By all accounts, the ‘slap-up’ tea held in the gardens of Grade II-listed Rodlease House in the New Forest was a relaxed and convivial affair. The handful of guests who tucked into chocolate cake on that March day almost exactly five years ago included a former Royal British Legion secretary, a senior adviser at American investment bank Morgan Stanley, a British Airways executive and wealthy elderly widow Joan Sutcliffe, whose late husband had been managing director of BP. Depending on whose account you believe, Joan’s last will and testament either was — or wasn’t — witnessed and signed in the midst of this jolly afternoon in Hampshire in 2019. In the wake of the 90-year-old former air hostess’s death in a care home a year later, that £5 million will — apparently a replacement for one she’d written in 2011 — has been branded a forgery and is now at the heart of an extraordinary legal row being played out at the High Court in London. On one side is Joan’s 68-year-old stepdaughter Bridget Spencer, who was stunned to find herself cast aside in favour of 70-year-old Mark Pidsley, a former leading light in the British Legion’s Lymington branch. He is said, in legal documents, to have become a ‘sudden presence’ during Joan’s twilight years, although he claims to have known her for 40. Mr Pidsley and his son David are named as both executors and trustees in the second, ‘poorly drafted’, will which, if ratified, will also give them control of almost all of Joan’s millions in the form of a discretionary trust. This includes a four-storey house in Putney, south-west London, and a quayside villa in Lymington, Hampshire. Mrs Sutcliffe also owned a holiday apartment in France. To cap it all, a couple said to have witnessed Joan’s will while taking tea on March 25, 2019, now claim they did no such thing. They also accuse Mr Pidsley of making up a letter, which they say he asked them to sign, featuring a flowery account supporting his version of events that day. A frightful state of affairs, and somewhat surprising given the pedigree of most of those involved in this unseemly fracas. Privately-educated Mr Pidsley, a former photographer whose garden backs on to Joan’s Lymington home, is descended from a family of highly-decorated Army officers. His grandfather was First World War hero Brigadier Wilfred Gould Pidsley, whose photographs hang in London’s National Portrait Gallery. Last year, Mark and wife Lesley Ann hosted the Lymington Society’s annual garden party at their home. While Joan had no children — nor any nephews and nieces — Bridget Spencer is the only surviving daughter of Joan’s late husband, BP managing director John Sutcliffe, who, as a Cambridge University undergraduate in the early 1940s, worked as a codebreaker at Bletchley Park. In the 1970s, he rubbed shoulders with world leaders while negotiating global crude oil prices across the Middle East and Africa. As if any further name-dropping were required in the telling of this colourful saga, the Mail has learnt this week that among witnesses prepared to give evidence in the case is Lady Isabel Courtenay, the wife of BAFTA-winning actor Sir Tom Courtenay. The couple were Joan Sutcliffe’s neighbours in Putney for more than half a century. Lady Isabel told the Mail this week that while she couldn’t say much because of the ongoing case, Joan was ‘very alone’ in her later years. ‘She always thought men were better than women in a way and knew more than them, so she trusted them too much,’ said Lady Isabel on the doorstep of her Victorian home. ‘She always listened to what they said and would believe it.’ Another of Joan’s former friends, who asked not to be named, added: ‘Inheritance and family relationships are always a tricky thing and Joan and Bridget did not always get on but I can’t believe that Joan would have wanted to leave this awful row as her legacy.’ Meanwhile, a Lymington source who has spoken to Mark Pidsley since the row over the will began, told this newspaper: ‘He says he is very upset by the case and that he’s done nothing wrong. ‘He and his son simply offered to be executors and trustees to help, without any intention of gaining anything. Joan just wanted some of her money to go to those who had supported her in Lymington.’ The roots of this acrimonious and costly legal quarrel lie, unsurprisingly, in complicated familial relationships criss-crossing back to the moment in the early 1970s when Croydon-born BOAC air hostess Joan Hayward clapped eyes on wealthy married oil executive John Sutcliffe on a transatlantic flight. Privately educated at Old Palace, a girls’ school in Croydon, Joan — known as Joanne to friends — joined BOAC (British Overseas Airways Corporation) in 1956, serving on Stratocruisers, Comets and 707s as one of the airline’s so-called Flighty Birds. She had previously worked as a translator at the Council of Europe in Strasbourg before returning to London to study French, drama and music at Goldsmith’s College. After joining BOAC she lived in Australia and Singapore before relocating, in 1964, to Santiago in Chile where she was put in charge of the firm’s South American air stewardess team. She met John Sutcliffe around a decade later. Their ensuing affair signalled the end of Mr Sutcliffe’s 35-year marriage to his wife Jean, a former driver at Bletchley Park. She had given up work to raise the couple’s two daughters, Jocelyn and Bridget, and moved around the world with her husband. After John and Joan married in 1979, they divided their time between Putney and their two other homes — the Victorian villa on the waterfront in Lymington where they owned a boat, and an apartment in Vence in the South of France. John kept in touch with his two daughters. Bridget, the youngest, was already married with children by the time her father remarried. Jocelyn, meanwhile, moved to Cyprus to work. Tragedy struck when Jocelyn died from a brain tumour in 2005. When John died two years later, in 2007, he left everything to Joan. One of his friends told the Mail this week that ‘John would have fully expected that one day, his money would go to Bridget and her three children as was laid out in the 2011 will. After working hard all his life he must be turning in his grave about everything that is going on’. Indeed, in the 2011 will, drawn up with a solicitor four years after John’s death, Joan left everything to former school bursar Bridget and her three children, aside from small amounts to friends and charities. But the 2019 will left nothing to Bridget, and just £2,000 each to her children Rebecca, 46, Victoria, 45 and Harry, 41. According to court documents, Joan’s family knew nothing of the will change. None of them has ever met Mr Pidsley. In court, Bridget’s barrister, Fay Collinson, said: ‘In around 2018, Joan began to experience forgetfulness. In late 2018, Bridget Spencer became concerned about the sudden presence of Mark Pidsley in Joan’s daily life. ‘Mrs Spencer learned from Joan that, whilst visiting Lymington, she experienced car trouble. Mark Pidsley, who lived nearby but with whom Joan has no previous substantive relationship or acquaintance, offered to drive Joan from Lymington to Putney. ‘Mark Pidsley, whom Joan had never mentioned to Mrs Spencer, friends or neighbours before, then proceeded to stay at Joan’s home in Putney for several days. He arranged repair of her car, took her to medical appointments and began considering her confidential paperwork.’ In legal documents, Bridget was said to have been so concerned that she contacted one of Joan’s oldest friends to ask if they had heard of Mr Pidsley and his wife. The friend, Carol Tilley, replied by email: ‘Goodness Bridget, this is not good. I have never heard of this person and it seems that Joan has become very vulnerable.’ Joan’s close friend and former BOAC colleague, 87-year-old Frances Falk, who spoke to the Mail this week, said she briefly encountered Mr Pidsley in 2019 and then again after Joan died in September 2020. ‘Mark Pidsley phoned me, maybe in 2019, going on about all the things he’d done for Joan and how he’d put her in some care home temporarily while he repaired her house and she was so happy there,’ said Frances at her home in Surrey. ‘Then he called me after she’d died and told me how he’d looked after her and how happy she was and how she would be buried next to her John and how she was peaceful and happy.’ She claims that Mr Pidsley got in touch with her again ‘some time later’ to hint that she was a beneficiary of Joan’s will. ‘He phoned me and said: “I’ll come and see you. You can have a bottle of champagne”. In the end, he didn’t come. He didn’t mention a sum of money but said: “The solicitor will be in touch with you. It will all be good news.” I just kept saying how sorry I was that she had died.’ Frances later discovered she had been left £1,000 in the 2019 will — a third of the £3,000 left to her under the 2011 will. She plans to give any amount she receives to charity but has heard nothing since. A Sutcliffe family source has told the Mail that Bridget did not learn of Joan’s death until after she had been buried in a woodland cemetery near Lymington. According to court documents, Bridget was unable to see an unredacted copy of the 2019 will until June 2021. The two witnesses who Mr Pidsley claims put their signatures to Joan’s will during afternoon tea in March 2019 are the owner of Rodlease House Simon Parker — a senior adviser at Morgan Stanley — and his partner Marie Jeanette Pollack, an executive trainer for British Airways. As well as denying they signed Joan’s 2019 will — and insisting they only put their signatures to a lasting power of attorney agreement between Joan and Mr Pidsley — court documents reveal another curious incident took place in July 2021, a month after Bridget got sight of the 2019 will. Mr Parker and Ms Pollack claim that an ‘agitated’ Mr Pidsley arrived at Rodlease House uninvited and asked them to sign what is referred to in court documents as ‘the July letter’. On reading it they realised it ‘contained a number of untruths’. Aside from the ‘fictitious letter’, they claim it was the first time they learnt of the 2019 will and were ‘alarmed to see that the final page bore what appeared to be their signatures’. The ‘July letter’, written by Mr Pidsley, read: ‘During the wonderful weather of March 2019, Simon and myself invited Joanne to the country estate in Boldre. We walked around the garden and then had a slap-up tea with [her] favourite chocolate cake. During tea, she explained to Simon and myself that she needed to sign her will and have two people witness her signing it. She asked if we could do this and we were very happy to, and did so after tea.’ Mr Parker and Ms Pollack refused to sign this ‘July letter’ and refute the version of events. Mr Pidsley, meanwhile, claims he drafted and wrote the letter following a conversation with Ms Pollack. He says their account is ‘contradictory, incorrect and inconsistent with the documentary evidence’. In court his barrister, Brie Stevens-Hoare KC accused Bridget of making ‘speculative, spurious allegations’ and said the ‘allegation of forgery and fraud’ against him would be refuted. The source in Lymington told the Mail: ‘The witnesses will have just forgotten what happened, maybe because there was a lot going on in their lives. Mark is confident the challenge to the 2019 will is going to be thrown out.’ In fact, given the case has been adjourned, this ugly row is likely to drag on for some time yet. It’s certainly hard to believe that no-nonsense Joan Sutcliffe would have wanted these legal shenanigans to be her legacy. ‘I’m so sorry that her passing has caused such a fracas,’ says her dear friend Frances. ‘I wish we could go back to how we were; young and happy and travelling around the world.’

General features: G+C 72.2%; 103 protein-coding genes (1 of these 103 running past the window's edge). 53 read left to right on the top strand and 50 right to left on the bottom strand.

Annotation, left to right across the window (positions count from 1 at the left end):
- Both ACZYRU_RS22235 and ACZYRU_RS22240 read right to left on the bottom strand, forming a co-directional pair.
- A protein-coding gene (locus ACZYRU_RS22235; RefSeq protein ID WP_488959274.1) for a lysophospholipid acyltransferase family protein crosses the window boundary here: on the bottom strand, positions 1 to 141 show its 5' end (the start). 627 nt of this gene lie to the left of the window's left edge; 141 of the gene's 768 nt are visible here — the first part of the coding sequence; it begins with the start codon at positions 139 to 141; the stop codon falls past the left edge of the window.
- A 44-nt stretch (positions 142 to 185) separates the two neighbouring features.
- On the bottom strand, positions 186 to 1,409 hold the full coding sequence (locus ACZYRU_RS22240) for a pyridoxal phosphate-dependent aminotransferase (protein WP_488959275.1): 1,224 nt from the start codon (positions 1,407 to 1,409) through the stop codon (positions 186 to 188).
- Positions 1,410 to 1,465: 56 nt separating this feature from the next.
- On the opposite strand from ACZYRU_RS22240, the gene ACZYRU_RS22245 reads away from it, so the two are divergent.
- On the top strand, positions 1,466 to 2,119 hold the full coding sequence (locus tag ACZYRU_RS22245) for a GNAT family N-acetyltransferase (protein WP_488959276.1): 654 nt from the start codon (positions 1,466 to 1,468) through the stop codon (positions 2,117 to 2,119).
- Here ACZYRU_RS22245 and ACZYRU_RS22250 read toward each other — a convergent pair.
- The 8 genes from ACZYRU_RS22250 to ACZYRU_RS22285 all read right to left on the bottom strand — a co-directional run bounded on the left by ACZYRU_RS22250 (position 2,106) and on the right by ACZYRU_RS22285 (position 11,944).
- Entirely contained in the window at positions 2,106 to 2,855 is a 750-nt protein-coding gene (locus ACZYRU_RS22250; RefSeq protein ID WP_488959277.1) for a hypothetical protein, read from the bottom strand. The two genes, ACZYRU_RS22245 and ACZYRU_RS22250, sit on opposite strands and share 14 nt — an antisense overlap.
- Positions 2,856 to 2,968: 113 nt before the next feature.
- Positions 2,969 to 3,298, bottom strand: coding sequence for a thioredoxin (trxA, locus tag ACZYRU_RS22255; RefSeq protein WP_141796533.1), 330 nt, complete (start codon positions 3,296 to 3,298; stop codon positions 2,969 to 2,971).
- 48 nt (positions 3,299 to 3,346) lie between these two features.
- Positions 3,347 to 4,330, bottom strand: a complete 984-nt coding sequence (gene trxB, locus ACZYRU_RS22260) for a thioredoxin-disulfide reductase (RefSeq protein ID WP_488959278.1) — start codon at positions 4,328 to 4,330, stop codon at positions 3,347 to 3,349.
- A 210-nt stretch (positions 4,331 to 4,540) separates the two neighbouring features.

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Arnold Schwarzenegger in high spirits after pacemaker op: ‘You won’t hear me complaining’

Camera IconJust like his terminator character, it looks like Arnold Schwarzenegger is now part machine after having a recent pacemaker operation. Credit: Instagram/Instagram Arnold Schwarzenegger in high spirits after pacemaker op: ‘You won’t hear me complaining’ Daily MailMarch 30, 2024 10:19AM Topics Share to FacebookShare to TwitterEmail UsCopy the Link